Saxony by Steam
Save up to £45pp when booking on or before 31/10/2018.
Save up to £45pp when booking on or before 31/10/2018.
Boasting winding valleys and rugged mountain ranges, Saxony is among Germany's most scenic regions. We discover its prettiest towns and its beautiful scenery on excursions by historic narrow-gauge railway.
We travel by Eurostar to Brussels from our dedicated St Pancras Departure Office. Here, we join the high-speed service via Frankfurt, to Nuremberg where we stay overnight.
Today, we enjoy a guided tour of Nuremberg before boarding the rail service to Dresden. Nuremberg has always been an important city in Bavaria and indeed, in the whole of Germany, mostly thanks to its key position on a variety of trade routes. Much of the wealth that came with traders went into the city itself, and as a consequence, Nuremberg's streets are filled with impressive townhouses, grand castles and reverent religious buildings.
The indisputable highlight of this city is the imperious Nuremberg Castle which sits high over the city. What impresses about this fortress is its sheer scale and impregnability. It is considered by many to be one of Europe's most indomitable fortresses and with its enormous tower, and immense fortifications, this comes as no surprise. Having been originally built by the Holy Roman Emperors and improved by consequent rulers, today's castle is a true delight for those with a keen interest in history.
Today we embark on a guided tour of Dresden, visiting its many famous sights before an afternoon at leisure to explore at your own pace. Characterised by stunning cityscapes, Dresden is a beautiful homage to German civilisation. The city is formed by predominantly Baroque architectural styles, though not exclusively. Mansions, town houses, palaces and churches built with impeccable taste and sophisticated touches each offer something different, but it is the sheer grandeur of these royal and imperial streets which make wondering the streets an experience awash with elegance and luxury.
The Royal Buildings are always highly regarded by visitors. Submerged in Baroque charm, the Zwinger Palace is a wonderful edifice with gracefully manicured gardens and babbling fountains acting as the introduction to a marvellous royal building of arches, windows and balconies.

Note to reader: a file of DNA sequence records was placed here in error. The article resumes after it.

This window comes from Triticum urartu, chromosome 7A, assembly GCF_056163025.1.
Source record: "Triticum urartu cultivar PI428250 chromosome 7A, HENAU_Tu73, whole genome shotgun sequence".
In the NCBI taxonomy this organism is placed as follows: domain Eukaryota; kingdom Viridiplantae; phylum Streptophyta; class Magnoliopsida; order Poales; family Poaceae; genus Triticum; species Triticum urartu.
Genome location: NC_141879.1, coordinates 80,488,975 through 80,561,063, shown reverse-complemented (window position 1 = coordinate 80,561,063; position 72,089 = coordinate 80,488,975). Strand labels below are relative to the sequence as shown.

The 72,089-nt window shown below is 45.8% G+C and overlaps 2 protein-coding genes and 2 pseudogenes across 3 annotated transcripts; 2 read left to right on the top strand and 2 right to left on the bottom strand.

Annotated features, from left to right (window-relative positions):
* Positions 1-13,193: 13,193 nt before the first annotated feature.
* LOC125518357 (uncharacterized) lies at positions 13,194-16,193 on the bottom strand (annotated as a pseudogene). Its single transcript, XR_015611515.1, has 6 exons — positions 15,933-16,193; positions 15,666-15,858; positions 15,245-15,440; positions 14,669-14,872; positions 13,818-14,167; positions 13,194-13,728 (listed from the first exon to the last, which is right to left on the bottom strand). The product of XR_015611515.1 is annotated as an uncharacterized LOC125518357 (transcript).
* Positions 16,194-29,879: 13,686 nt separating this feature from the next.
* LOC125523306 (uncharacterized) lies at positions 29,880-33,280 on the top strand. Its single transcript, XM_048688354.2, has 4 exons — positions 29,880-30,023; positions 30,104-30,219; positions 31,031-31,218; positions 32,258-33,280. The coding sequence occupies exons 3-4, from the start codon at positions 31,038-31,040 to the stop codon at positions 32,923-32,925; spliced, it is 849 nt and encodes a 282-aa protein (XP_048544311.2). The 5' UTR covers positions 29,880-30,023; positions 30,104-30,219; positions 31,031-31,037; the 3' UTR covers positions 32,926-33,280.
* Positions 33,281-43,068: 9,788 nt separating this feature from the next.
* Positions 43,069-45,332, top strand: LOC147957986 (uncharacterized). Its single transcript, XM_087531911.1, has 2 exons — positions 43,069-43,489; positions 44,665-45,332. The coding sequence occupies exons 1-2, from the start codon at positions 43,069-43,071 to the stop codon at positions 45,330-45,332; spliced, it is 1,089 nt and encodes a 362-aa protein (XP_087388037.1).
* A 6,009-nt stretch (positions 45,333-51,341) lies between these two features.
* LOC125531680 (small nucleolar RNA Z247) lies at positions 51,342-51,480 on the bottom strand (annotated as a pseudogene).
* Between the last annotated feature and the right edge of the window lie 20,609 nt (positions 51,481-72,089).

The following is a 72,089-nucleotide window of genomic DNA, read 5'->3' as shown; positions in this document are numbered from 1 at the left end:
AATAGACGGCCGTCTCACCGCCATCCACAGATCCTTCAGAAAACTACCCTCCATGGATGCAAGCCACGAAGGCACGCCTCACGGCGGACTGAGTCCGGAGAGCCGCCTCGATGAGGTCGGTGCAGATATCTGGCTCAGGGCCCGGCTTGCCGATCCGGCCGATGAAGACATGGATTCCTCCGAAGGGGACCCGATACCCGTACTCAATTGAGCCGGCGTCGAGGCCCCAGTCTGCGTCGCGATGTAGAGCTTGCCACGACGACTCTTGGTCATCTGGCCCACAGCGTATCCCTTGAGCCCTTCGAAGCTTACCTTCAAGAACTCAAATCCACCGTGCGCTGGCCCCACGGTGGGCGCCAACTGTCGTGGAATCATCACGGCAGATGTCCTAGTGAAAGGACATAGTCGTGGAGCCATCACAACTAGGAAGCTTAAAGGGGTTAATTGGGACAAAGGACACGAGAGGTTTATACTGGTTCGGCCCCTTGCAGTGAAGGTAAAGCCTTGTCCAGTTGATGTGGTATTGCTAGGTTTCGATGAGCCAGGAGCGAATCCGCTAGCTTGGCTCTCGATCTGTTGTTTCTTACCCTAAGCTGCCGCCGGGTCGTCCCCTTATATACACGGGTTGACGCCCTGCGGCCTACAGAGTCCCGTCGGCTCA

Dresden has been painstakingly rebuilt after it was almost completely destroyed by allied bombing raids towards the end of the Second World War. Dresden was an important military asset for the Nazi war machine, with many workshops, factories and barracks maintained here. This made the city a target for both the British and American air force, and sadly, along with the tragic deaths of many civilians, much of the beautiful old buildings which lent Dresden its glittering charm were destroyed by incendiary bombs.
This morning, we travel to Freital, where we board the Weisseritz Valley Railway and climb up into the mountains, travelling 10 miles through the wild Rabenauer Grund Valley to the town of Kipdorf, where we have free time. The scenery here is impressive, and it is not hard to imagine how this landscape inspired the Brothers Grimm and their tome of dark fairytales.
We take a historic paddle steamer along the Elbe today. This is an exceptional way to experience both the river and the small towns which sit on the riverbanks. Sit back and enjoy the tranquillity of a river cruise, accompanied by the gentle thump of a genuine paddle steamer's wheels. These are real paddle steamers, and this provides a truly fascinating way to experience the gentle Elbe and the people who call this place home.